It has become an almost universal truth in today’s business climate that innovation is required for success, and that teamwork is required to innovate.
Steelcase’s recent Active Collaboration Study confirms that 93% of business leaders, managers and individual contributors believe that teamwork helps to generate better ideas.But with increasingly common disconnects between people, place and technology – diverse, distributed teams and outdated workspaces – teamwork can be difficult. How can business leaders cultivate collaboration and innovation? The answers lie in maximizing the performance of the physical workspace as much as that of people, and in recognizing that people and place are inextricably linked. To understand this, let’s first look at some of the ways people work together.
GENERATING NEW IDEAS
Today’s businesses are challenged to solve more complex problems and to do so faster than ever. Numerous business philosophies suggest strategies and provide frameworks for generating new ideas and solutions. One such framework is Stanford University’s Hasso Plattner Institute of Design’s, or d.school’s, principles of design thinking – a five-step methodology for creative problem solving:
- Empathize: learn about the audience for whom you are designing.
- Define the problem: construct a point of view that is based on user needs and insights.
- Ideate: brainstorm and come up with creative solutions.
- Prototype: build a representation of one or more of your ideas.
- Test: return to your original user group and test your ideas for feedback.
The critical component of design thinking is the way the steps are taken in a circular path rather than linear. A project isn’t complete at the end of the fifth step. On the contrary, because testing invites feedback and likely surfaces new ideas, the fifth step circles back to earlier steps in the process and opens business leaders to continuous reevaluation and redesign, and thus continuous innovation.
Generative thinking is a similar philosophy that, according to The Wharton School at the University of Pennsylvania, helps boards of directors and other business leaders become more holistically strategic rather than solely focused on an organization’s bottom line. With steps like “generating a large quantity of ideas to solve a single problem without judgment until all of the ideas have been posted,” this process encourages “nonjudgmental ways of creative thinking that allow directors to produce good ideas and explore subsequent decisions.”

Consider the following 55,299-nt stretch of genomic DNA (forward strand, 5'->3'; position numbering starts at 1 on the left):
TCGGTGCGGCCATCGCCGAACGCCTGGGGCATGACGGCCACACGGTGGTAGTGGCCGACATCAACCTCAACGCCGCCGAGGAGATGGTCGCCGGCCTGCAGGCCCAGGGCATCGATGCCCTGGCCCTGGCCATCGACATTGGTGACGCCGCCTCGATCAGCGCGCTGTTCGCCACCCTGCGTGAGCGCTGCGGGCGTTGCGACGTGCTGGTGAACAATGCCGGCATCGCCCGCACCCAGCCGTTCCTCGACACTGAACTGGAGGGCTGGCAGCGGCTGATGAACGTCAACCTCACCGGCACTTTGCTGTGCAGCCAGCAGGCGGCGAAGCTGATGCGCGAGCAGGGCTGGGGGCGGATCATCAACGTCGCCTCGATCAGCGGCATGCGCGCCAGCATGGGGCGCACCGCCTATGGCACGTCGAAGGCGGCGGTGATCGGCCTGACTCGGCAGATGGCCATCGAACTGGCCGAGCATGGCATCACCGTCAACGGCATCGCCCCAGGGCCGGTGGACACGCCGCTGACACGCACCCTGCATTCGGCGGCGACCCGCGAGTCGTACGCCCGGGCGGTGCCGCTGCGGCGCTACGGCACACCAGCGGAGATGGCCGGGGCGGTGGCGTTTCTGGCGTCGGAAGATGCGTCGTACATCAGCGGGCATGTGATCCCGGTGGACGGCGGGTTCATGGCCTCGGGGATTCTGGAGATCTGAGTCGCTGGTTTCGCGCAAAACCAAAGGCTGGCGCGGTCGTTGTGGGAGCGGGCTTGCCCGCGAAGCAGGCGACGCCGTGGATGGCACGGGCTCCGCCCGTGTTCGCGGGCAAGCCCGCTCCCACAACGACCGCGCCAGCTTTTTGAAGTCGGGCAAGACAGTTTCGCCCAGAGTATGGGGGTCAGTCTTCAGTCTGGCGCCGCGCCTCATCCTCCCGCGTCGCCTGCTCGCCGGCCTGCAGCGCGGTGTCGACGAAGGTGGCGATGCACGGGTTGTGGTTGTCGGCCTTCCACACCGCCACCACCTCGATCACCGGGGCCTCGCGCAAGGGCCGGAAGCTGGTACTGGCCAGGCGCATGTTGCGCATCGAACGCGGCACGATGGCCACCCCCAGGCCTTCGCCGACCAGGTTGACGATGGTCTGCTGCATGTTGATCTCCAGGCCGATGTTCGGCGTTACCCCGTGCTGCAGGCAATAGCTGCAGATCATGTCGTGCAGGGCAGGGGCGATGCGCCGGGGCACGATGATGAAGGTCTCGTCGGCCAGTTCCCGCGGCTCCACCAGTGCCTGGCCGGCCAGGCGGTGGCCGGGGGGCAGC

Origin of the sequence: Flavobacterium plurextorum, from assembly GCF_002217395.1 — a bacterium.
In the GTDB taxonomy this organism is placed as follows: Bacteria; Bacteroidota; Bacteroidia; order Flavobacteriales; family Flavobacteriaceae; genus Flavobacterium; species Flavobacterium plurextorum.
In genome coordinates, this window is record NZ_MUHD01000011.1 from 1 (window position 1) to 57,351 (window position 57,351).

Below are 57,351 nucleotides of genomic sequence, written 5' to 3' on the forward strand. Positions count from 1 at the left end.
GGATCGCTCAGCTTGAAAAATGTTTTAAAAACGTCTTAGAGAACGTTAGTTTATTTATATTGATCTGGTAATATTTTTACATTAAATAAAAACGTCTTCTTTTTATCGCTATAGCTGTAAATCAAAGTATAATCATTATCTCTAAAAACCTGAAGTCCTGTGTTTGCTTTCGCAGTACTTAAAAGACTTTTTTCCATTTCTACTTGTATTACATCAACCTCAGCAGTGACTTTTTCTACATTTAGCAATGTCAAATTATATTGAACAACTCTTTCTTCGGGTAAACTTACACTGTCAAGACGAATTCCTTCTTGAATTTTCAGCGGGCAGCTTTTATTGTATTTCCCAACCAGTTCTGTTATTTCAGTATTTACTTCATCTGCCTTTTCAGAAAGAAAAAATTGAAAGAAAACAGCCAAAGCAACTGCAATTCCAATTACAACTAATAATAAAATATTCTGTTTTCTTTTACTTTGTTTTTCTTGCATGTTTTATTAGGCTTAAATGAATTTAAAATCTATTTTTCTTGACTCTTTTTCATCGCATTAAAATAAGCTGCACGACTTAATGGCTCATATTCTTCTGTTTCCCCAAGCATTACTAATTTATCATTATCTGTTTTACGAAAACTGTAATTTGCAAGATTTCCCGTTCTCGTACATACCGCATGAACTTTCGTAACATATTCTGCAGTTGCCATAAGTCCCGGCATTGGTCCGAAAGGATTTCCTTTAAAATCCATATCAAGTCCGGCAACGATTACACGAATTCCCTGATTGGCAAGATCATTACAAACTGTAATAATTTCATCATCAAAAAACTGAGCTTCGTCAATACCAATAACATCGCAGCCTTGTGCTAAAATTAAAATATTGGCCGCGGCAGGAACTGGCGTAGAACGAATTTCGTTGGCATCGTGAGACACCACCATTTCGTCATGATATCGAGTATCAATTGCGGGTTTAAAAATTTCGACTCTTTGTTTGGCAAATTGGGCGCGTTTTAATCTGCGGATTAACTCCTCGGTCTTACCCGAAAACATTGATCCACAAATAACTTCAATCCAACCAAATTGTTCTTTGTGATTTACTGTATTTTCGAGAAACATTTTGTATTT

PUTTING IDEAS INTO ACTION
Following through with decisive actions – and executing them quickly and flawlessly – requires similar tools and methods of working together. But to implement an idea, team members need to feel connected to that idea, with a sense of ownership and obligation. Steelcase’s research demonstrates that another business framework – active collaboration – “encourages people at work to become more physically, mentally and emotionally engaged in idea generation.” It requires that team members have a shared purpose. The right people are in the room; they listen to each other; and they’re able to build on each other’s work. They also have access to information, and an ability to display it, facilitating discussion. And last but not least they’re able to focus without distraction.
Some of these tools and processes suggest that rigid scripts must be followed for teams to ideate and innovate successfully, but dig into Steelcase’s data and there’s an underlying theme that in order to put ideas into action, team members need to feel a sense of autonomy and empowerment. The workplace culture must emphasize agility and flexibility as this Forbes columnist suggests, by “responding quickly to environmental changes, rather than keeping to strict process or procedure.” This is especially critical for younger employees who value purpose and experience, and who’ve grown up accustomed to speed and immediacy.
An agile work culture encourages risk taking and doesn’t fear failure. It’s about being flexible and responding quickly; minimizing formalities and distributing responsibility; and most of all, empowering autonomy. When people feel trusted to come up with their own ideas, to share those ideas openly and without judgment, and then to act on those ideas with support from their teammates, the ideas themselves become smarter, and the innovations they lead to become stronger.
But it all falls flat unless the physical workplace supports these modern ways of working. Stay tuned for part two of this blog post, where we’ll dig into ways the office can (and must) support hyper-collaboration and innovation.
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